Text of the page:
• DeathWise is a nonprofit organization with worksheets patients can use for the health, financial, care of body, and service components of ACP.


  • Often LWs, DPOAs, and POLSTs are completed, but physicians do not have access to them. Electronic health records are a convenient place to store documents, but they may be difficult to retrieve.
    • Any ACP form should be part of the medical record with open access (if possible) to facilitate appropriate decision-making.
    • Medical bracelets or other devices are often used to notify EMS of patient directives.
  • Emergency rooms are vulnerable to uncertainty about what interventions patients want if they cannot communicate for themselves and guiding documents are not readily available.
    • POLST forms can help avoid confusion.
  • There is often misunderstanding on the part of both doctors and patients regarding do not resuscitate (DNR) and do not intubate (DNI) orders.
    • DNR/DNI orders can be reversed or should not be honored in certain situations.
    • DNR/DNI in a person with a chronic progressive illness does not necessarily mean DNR/DNI for an acute reversible process.
    • The prognosis for successful resuscitation on a hospital ward is approximately 14%; it is 50–80% for patients undergoing surgery.

Additional Reading



  • Z51.5 Encounter for palliative care
  • Z66 Do not resuscitate
  • Z71.89 Other specified counseling


  • V49.86 Do not resuscitate status
  • V66.7 Encounter for palliative care
  • V68.89 Encounters for other specified administrative purpose


  • 103735009 Palliative care
  • 143021000119109 Do not resuscitate status with supporting documentation
  • 3011000175104 Active limitation of emergency treatment
  • 3021000175108 Active heathcare surrogate
  • 3031000175106 Advance healthcare directive requested
  • 3041000175100 Active five wishes
  • 3051000175103 Advance directive information unavailable
  • 3061000175101 Advance directive infomation pending evaluation
  • 306237005 Referral to palliative care service
  • 310301000 Advanced directive status
  • 310302007 Advance directive discussed with patient
  • 310303002 Advance directive discussed with relative
  • 310305009 Active advance directive (copy within chart)
  • 425392003 Active advance directive
  • 425393008 Active Durable Power of Attorney for Healthcare
  • 425394002 Active healthcare will
  • 425395001 Active living will
  • 425396000 Active advance directive with verification by family
  • 425397009 Active advance directive with verification by healthcare professional
  • 449441000124105 Durable power of attorney for healthcare
  • 449891000124104 No advance directive
  • 4901000124101 Palliative care education
  • 697978002 Provider orders for life-sustaining treatment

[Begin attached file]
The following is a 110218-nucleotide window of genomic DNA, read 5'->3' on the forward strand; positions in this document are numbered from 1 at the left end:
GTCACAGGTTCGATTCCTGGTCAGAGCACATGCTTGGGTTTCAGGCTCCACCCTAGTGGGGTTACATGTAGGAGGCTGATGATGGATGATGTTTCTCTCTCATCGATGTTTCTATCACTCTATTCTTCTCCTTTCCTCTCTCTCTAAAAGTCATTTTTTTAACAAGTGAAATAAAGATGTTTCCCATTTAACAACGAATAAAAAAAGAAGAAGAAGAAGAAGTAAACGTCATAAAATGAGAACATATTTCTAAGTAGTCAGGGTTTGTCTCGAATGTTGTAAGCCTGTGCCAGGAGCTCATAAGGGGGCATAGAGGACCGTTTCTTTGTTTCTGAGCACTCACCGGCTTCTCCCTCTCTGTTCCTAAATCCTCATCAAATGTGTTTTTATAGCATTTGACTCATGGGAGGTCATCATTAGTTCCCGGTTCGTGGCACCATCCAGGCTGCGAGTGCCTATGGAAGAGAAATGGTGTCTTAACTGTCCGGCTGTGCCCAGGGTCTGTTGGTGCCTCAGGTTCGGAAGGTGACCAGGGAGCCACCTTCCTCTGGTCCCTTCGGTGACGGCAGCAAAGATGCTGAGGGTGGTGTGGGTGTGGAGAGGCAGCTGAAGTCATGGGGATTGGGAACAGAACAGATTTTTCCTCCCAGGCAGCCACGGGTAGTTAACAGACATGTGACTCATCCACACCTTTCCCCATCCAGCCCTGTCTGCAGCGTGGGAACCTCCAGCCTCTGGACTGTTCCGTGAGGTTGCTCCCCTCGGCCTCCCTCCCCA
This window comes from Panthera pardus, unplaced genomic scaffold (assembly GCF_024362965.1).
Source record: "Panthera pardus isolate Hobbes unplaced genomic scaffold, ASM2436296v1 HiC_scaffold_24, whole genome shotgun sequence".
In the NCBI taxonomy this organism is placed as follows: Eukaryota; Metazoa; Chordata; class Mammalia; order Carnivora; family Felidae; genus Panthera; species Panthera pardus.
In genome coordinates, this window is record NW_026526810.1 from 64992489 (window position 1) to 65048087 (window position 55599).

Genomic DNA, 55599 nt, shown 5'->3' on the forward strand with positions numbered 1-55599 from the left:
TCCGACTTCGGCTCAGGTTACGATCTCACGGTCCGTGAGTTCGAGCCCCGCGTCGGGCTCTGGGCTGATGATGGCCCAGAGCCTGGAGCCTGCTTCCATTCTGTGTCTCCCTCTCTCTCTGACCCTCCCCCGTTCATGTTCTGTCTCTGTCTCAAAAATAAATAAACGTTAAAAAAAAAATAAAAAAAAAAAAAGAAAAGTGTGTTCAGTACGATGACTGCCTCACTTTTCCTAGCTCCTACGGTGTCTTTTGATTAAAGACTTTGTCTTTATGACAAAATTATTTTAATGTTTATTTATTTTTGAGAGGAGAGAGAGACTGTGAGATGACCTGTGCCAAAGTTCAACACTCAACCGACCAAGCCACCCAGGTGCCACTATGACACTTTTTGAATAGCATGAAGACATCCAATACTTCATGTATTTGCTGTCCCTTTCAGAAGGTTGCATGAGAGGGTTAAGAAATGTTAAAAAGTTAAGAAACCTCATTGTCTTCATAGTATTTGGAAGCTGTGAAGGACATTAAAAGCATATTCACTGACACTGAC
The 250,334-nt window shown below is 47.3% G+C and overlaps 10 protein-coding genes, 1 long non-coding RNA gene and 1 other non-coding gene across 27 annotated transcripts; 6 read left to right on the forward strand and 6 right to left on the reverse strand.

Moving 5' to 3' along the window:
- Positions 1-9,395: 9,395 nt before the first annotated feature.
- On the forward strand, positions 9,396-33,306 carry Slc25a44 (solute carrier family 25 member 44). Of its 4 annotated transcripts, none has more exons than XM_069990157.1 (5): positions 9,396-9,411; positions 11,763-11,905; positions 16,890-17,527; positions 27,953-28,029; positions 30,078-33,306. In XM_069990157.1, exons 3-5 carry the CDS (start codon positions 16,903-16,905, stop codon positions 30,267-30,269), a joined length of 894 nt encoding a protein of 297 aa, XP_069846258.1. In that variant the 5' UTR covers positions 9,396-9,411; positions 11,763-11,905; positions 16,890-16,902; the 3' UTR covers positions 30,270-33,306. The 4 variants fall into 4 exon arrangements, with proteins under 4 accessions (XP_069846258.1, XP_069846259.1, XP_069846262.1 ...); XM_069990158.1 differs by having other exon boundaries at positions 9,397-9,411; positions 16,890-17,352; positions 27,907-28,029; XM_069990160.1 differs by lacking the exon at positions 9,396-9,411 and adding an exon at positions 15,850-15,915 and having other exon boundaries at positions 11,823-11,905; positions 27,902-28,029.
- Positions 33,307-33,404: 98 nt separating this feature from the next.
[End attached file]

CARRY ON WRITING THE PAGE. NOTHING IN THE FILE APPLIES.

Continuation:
• 713058002 End of life care planning
  • 713281006 Consultation for palliative care
  • 713580008 Review of advance care plan
  • 713581007 Review of advance care plan offered
  • 713602009 Discussion about end of life care planning
  • 713603004 Advance care planning
  • 713604005 Education about advance care planning
  • 713662007 Discussion about advance care planning
  • 713665009 Discussion about advance care planning with family member
  • 714361002 Discussion about advance care planning with caregiver
  • 714748000 Has advance care plan
  • 715016002 Advance care planning request by patient
  • 718637005 End of life care planning offered
  • 87691000119105 Comfort care only status

Clinical Pearls

  • ACP is an important and underutilized element of compassionate and comprehensive patient-centered care.
  • The primary barriers to discussing advance directives from the patient perspective include lack of knowledge, fear of burdening family, and a desire for physicians to initiate the discussion.
  • The primary barriers to discussing advance directives from the physician perspective include discomfort with the topic, lack of emotional support, lack of reimbursement, and lack of time to fully address the topic.
  • Fewer unwanted interventions occur in the emergency room and inpatient setting when ACP is actively reviewed and wishes are documented and conveyed appropriately.


Heather Ann Dalton, MD, FAAFP
Christopher Lin-Brande, MD


  1. American Association of Retired Persons. Advance directive forms by state. Accessed July 19, 2021.
  2. Centers for Medicare and Medicaid Services. Medicare Learning Network: advance care planning. Accessed July 19, 2021.
  3. Bosisio F, Barazzetti G. Advanced care planning: promoting autonomy in caring for people with dementia. Am J Bioeth. 2020;20(8):93–95. [PMID:32757918]